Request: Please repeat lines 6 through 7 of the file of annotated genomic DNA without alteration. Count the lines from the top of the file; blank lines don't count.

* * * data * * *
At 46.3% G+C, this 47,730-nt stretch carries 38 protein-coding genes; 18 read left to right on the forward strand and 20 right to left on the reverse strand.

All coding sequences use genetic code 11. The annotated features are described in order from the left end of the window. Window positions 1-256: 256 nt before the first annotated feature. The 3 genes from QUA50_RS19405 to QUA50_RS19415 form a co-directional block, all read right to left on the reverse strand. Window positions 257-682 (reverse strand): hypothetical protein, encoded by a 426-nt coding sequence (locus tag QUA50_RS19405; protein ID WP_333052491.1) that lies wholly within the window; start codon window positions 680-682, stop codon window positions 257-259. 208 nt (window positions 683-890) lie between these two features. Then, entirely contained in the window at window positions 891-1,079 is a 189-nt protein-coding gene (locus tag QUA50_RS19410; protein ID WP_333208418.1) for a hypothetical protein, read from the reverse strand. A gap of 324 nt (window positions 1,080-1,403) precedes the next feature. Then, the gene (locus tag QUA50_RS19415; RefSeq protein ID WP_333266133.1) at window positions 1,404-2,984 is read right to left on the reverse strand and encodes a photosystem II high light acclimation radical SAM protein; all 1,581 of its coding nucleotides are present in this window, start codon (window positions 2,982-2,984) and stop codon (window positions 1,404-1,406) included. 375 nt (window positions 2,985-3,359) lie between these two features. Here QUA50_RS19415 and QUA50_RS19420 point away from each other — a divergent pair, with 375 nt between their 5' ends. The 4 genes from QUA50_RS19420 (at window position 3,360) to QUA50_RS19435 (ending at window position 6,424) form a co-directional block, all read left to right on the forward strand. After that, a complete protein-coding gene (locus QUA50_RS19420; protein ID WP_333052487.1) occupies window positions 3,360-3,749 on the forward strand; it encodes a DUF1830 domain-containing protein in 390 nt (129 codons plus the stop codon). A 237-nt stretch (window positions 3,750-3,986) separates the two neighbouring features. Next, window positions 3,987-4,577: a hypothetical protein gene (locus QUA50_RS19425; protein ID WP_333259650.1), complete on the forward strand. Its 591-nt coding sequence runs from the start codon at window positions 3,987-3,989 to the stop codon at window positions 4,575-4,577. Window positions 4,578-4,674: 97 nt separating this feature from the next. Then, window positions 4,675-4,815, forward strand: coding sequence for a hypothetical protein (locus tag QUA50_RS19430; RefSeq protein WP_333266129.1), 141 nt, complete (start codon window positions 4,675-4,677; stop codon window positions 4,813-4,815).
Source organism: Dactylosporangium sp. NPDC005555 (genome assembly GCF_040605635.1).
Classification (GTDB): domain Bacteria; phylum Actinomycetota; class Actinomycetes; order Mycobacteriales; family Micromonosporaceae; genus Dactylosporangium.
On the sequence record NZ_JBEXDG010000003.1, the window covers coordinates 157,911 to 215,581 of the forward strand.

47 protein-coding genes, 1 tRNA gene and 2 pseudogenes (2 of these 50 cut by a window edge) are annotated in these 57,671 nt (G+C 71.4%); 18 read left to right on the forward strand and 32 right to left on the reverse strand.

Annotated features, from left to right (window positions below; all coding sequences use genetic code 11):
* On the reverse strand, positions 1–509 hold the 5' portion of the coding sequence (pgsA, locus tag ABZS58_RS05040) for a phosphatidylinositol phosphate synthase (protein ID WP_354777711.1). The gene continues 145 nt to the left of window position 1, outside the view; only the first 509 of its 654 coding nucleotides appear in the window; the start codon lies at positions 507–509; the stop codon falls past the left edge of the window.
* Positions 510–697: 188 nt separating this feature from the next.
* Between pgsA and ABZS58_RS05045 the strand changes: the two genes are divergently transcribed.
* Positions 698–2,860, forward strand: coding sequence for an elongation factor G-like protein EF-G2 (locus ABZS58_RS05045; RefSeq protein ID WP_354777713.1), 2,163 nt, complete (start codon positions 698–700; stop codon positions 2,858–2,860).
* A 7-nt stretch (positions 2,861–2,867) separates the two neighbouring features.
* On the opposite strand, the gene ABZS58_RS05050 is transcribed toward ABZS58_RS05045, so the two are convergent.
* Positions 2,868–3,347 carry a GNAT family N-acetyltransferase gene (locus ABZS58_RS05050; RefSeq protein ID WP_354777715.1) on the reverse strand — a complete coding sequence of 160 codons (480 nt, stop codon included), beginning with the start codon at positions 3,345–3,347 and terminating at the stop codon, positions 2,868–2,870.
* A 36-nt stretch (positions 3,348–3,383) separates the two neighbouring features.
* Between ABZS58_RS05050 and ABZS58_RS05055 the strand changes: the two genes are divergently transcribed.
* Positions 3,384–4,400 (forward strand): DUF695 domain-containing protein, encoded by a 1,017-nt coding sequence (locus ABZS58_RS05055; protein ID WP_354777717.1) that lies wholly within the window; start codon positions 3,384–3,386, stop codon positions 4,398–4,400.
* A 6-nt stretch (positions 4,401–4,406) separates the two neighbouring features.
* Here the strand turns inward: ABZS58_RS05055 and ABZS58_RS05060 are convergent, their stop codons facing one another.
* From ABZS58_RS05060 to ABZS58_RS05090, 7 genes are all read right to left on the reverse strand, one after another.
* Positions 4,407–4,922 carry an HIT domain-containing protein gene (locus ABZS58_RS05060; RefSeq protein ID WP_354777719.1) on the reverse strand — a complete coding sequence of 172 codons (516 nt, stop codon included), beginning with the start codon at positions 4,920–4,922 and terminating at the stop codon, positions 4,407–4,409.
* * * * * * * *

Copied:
47 protein-coding genes, 1 tRNA gene and 2 pseudogenes (2 of these 50 cut by a window edge) are annotated in these 57,671 nt (G+C 71.4%); 18 read left to right on the forward strand and 32 right to left on the reverse strand.

Annotated features, from left to right (window positions below; all coding sequences use genetic code 11):